Recreating (and advancing) pk’s censored domains: Macroinformation.org & Knatz.com / Teaching / Society / Order / NoHier /
States intrude. That’s what they like to do. On his own the individual human may be polite; once he puts on a uniform, works for the state, the bureau, the post office, the army, the man, it’s brown shirts and jack boots.
The more I hate civilization the more dependent I become on getting “away”: to the mountain, to the lake, to the sea … In the 1960s I would disappear up Mount Washington for days at a time: climbing, camping, skiing. In Florida I would disappear into the Everglades. But in the Glades, in time, some boat would always roar by. On Mt. Washington, in camp I was surrounded by modern nylon colors: tents, tarps … Otherwise everything could have been from nearly any other century among the last few dozen centuries. The Everglades was much too clearly post-war Twentieth Century: everybody had a bass boat with a huge engine. But for the past decade and a half I could disappear onto Lake Istokpoga and find someplace deep in the weeds where no one was likely to see me for hours, days at a time. I could strip naked and wade.
But that’s changed. It used to be that the boat ramps rarely crowded up. Now the new Istokpoga Park runs tournaments all the time> there will be more than one hundred boat trailers lined up on a given Saturday. But even midweek a dozen boats will penetrate my hiding spot in the weeds.
Still, I am able to forget. For moments at a time I can forget that 2006 isn’t 2001 or 1995. That Florida is now more like New York than the wild west. Once it was cops no where in sight; now it’s cops jammed against your ass.
Still, for moments, especially on Lake Istokpoga, I can forget that I’m civilized, that I’m educated, that most of my food is processed, slaughtered for me. I can pretend that I’m independent, self-providing: a savage.
One thing about pk fantasizing savagery, there’s seldom a place in it for females. Females would be welcome: whole groups of them; but they don’t want to come. No, females want their rent paid, to be taken out to dinner, decorated, owned, fussed over. So the hell with women: I fish alone.
Except for Mary. She had a fishing rod in her hand when I met her. We fished together almost daily for a month or two before she went back north.
I’m in my upper sixties. Mary is in her upper fifties. I don’t know if Mary was ever a bathing beauty, but she looks more than OK for geriatric Sebring. Nearly any guy will stare at her copious tubing.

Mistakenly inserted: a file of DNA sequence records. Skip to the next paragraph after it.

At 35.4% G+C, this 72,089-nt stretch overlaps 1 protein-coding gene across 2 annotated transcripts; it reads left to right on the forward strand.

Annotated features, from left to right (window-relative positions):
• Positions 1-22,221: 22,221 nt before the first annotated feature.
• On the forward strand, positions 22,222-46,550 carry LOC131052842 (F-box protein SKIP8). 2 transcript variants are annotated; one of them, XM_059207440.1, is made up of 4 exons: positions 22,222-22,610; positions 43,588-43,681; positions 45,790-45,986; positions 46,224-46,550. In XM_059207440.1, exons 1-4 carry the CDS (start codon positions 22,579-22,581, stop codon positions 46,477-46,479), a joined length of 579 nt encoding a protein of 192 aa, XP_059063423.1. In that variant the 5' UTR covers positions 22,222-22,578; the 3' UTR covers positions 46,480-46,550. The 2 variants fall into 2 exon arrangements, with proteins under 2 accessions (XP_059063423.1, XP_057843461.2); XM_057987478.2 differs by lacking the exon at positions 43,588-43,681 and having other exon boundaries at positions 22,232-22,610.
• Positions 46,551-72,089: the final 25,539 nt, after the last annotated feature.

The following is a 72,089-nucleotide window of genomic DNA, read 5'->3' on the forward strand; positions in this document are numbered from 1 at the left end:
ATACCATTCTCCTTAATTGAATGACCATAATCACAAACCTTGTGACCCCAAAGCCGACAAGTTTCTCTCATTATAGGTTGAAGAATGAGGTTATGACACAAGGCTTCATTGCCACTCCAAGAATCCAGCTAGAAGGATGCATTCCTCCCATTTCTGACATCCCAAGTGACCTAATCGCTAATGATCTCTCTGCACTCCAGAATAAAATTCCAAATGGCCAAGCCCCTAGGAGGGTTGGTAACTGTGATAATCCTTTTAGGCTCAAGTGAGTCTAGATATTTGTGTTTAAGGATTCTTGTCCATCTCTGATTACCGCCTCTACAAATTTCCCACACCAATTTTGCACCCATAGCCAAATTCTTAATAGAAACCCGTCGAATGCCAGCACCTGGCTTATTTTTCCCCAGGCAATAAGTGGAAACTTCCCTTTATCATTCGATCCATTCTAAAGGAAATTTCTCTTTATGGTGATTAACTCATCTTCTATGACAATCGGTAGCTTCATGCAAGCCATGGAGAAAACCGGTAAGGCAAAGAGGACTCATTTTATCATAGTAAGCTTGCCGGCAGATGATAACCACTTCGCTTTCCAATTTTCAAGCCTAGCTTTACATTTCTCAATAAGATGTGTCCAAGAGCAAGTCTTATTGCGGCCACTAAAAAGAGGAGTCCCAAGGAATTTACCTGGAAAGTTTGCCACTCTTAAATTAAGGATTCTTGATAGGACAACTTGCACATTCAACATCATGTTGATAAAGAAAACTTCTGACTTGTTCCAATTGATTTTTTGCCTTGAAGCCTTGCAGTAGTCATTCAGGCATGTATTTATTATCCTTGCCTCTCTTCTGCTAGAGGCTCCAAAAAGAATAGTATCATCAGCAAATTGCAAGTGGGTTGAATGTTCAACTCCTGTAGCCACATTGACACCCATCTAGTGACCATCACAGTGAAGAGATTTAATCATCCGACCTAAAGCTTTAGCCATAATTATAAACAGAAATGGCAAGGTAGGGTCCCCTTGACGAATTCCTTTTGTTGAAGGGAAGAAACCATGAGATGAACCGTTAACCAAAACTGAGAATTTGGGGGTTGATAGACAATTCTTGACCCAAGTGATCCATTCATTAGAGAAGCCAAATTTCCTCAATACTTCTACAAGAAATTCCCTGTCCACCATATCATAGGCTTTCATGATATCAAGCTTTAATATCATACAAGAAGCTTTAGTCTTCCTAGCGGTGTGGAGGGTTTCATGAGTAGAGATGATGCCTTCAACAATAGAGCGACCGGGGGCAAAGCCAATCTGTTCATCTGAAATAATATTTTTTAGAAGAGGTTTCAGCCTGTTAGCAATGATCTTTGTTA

Anyway, Mary and I are in my boat, on Lake Istokpoga, anchored by the end of a stand of reeds and the beginning of a stand of lilies.
Wearing my wading shoes, a bathing suit, and tee shirt, I take my fly rod and go overboard to wade along the edges of the reeds, then the spatterdock lilies.
I look back, and there’s Mary: looking pretty cute with her round face, her rosy cheeks, her straw sun hat, her big bosom, diddling a bass worm by the reeds. I look again and a boat is approaching. The next time I look two men from the new boat have hold of my gunnel and are leaning overboard right into Mary’s face, right into Mary’s bosom.
Now what’s more basic to mammalian life than that males use caution when approaching females till it’s been checked very thoroughly whether the female is tended or untended? Any male, at a glance, should see that this female is tended: there’s a guy with a fly rod only a few leagues to the side. If they’re going to rape or abduct her, they should address me first: see how much fight I’ll put up; then, kill me, back off, whatever. The traveling salesman should see who else is home before he grabs hold of the quim of the woman who answers the door. Any wolf knows that, any coyote, any man.
But these clowns have hold of my gunnel. I start to wade over. The sun is directly in my eyes, I’m squinting, can’t see at all well. So far, Mary still seems to be all right.
Now Mary isn’t my woman. But these guys don’t know that. And Mary is my friend. And I know Mary’s boyfriend: he too is sort of my friend. Thus, for this situation, Mary IS my woman. I’m responsible for her: for the moment. It’s my boat. I drove her here, then motored, rowed. If I had a rifle, I should let them see it, whistle a round past their ear. God knows what weapons they’ve got: two men, a big fast boat. All I’ve got is the fly rod in my hand, clippers in my pocket to snip monofilament. My fly rod is my precious baby, custom made for me. Still, it’s graphite. If I shatter it it would reduce to one sharp son-of-a-bitching spear. I could stab one of the guys right through the throat while I worried what to do about the other one. Maybe either of them would have me gutted by then, unstrung, leaking bowl contents into the lake. Now I’m closer … Jesus! They’re armed. Pistol belts!
Oh, no. They’re in uniform. Oh Christ, it’s Darrel, the Water Management guy, and some clone. Rangers. Checking fishing licenses, registrations …
They’re not males; they work for the state.
Watch a bobcat work the edge of the canal. His steps, every one, have purpose, focus. Same with a coyote, a wolf: any wild creature. Now look at the amble of a domesticated pet: a dog, or the dog’s owner, a man. Shamble, amble, all over the place. No purpose, no focus. No fear! So stupid! Poke their nose without any sense that it can be bit off.
Funny. Soldiers don’t assume a place to be harmless. They throw a grenade in the doorway before looking. Then they look: down the barrel of a rifle.
Can combat be the only place left where men are natural?
Civilization: Oh, doh dee doh. … Till we’re run over.
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